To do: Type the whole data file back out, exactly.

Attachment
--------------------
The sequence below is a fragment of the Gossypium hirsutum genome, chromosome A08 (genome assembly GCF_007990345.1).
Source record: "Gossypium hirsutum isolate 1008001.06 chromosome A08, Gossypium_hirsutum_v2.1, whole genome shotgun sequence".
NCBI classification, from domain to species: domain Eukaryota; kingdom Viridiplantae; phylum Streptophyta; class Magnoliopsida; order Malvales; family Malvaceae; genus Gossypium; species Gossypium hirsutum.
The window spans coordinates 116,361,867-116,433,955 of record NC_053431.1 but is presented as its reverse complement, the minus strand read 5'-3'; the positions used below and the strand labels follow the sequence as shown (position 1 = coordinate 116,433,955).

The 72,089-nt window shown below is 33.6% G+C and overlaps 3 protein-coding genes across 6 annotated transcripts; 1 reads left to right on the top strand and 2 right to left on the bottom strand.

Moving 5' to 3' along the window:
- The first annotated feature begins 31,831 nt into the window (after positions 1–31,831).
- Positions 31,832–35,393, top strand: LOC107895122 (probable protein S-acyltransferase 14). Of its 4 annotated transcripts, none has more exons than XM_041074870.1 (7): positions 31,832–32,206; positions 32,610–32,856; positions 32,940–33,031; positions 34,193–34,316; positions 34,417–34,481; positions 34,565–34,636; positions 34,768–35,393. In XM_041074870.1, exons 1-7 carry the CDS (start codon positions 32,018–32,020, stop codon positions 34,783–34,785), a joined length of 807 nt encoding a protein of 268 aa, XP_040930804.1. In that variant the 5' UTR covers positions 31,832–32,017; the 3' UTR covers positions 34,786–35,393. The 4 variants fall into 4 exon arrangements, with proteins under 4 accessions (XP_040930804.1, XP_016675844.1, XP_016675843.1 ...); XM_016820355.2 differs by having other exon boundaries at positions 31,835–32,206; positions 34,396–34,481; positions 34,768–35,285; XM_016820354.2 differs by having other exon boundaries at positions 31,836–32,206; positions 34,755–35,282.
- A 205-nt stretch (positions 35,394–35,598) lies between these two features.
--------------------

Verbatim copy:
The sequence below is a fragment of the Gossypium hirsutum genome, chromosome A08 (genome assembly GCF_007990345.1).
Source record: "Gossypium hirsutum isolate 1008001.06 chromosome A08, Gossypium_hirsutum_v2.1, whole genome shotgun sequence".
NCBI classification, from domain to species: domain Eukaryota; kingdom Viridiplantae; phylum Streptophyta; class Magnoliopsida; order Malvales; family Malvaceae; genus Gossypium; species Gossypium hirsutum.
The window spans coordinates 116,361,867-116,433,955 of record NC_053431.1 but is presented as its reverse complement, the minus strand read 5'-3'; the positions used below and the strand labels follow the sequence as shown (position 1 = coordinate 116,433,955).

The 72,089-nt window shown below is 33.6% G+C and overlaps 3 protein-coding genes across 6 annotated transcripts; 1 reads left to right on the top strand and 2 right to left on the bottom strand.

Moving 5' to 3' along the window:
- The first annotated feature begins 31,831 nt into the window (after positions 1–31,831).
- Positions 31,832–35,393, top strand: LOC107895122 (probable protein S-acyltransferase 14). Of its 4 annotated transcripts, none has more exons than XM_041074870.1 (7): positions 31,832–32,206; positions 32,610–32,856; positions 32,940–33,031; positions 34,193–34,316; positions 34,417–34,481; positions 34,565–34,636; positions 34,768–35,393. In XM_041074870.1, exons 1-7 carry the CDS (start codon positions 32,018–32,020, stop codon positions 34,783–34,785), a joined length of 807 nt encoding a protein of 268 aa, XP_040930804.1. In that variant the 5' UTR covers positions 31,832–32,017; the 3' UTR covers positions 34,786–35,393. The 4 variants fall into 4 exon arrangements, with proteins under 4 accessions (XP_040930804.1, XP_016675844.1, XP_016675843.1 ...); XM_016820355.2 differs by having other exon boundaries at positions 31,835–32,206; positions 34,396–34,481; positions 34,768–35,285; XM_016820354.2 differs by having other exon boundaries at positions 31,836–32,206; positions 34,755–35,282.
- A 205-nt stretch (positions 35,394–35,598) lies between these two features.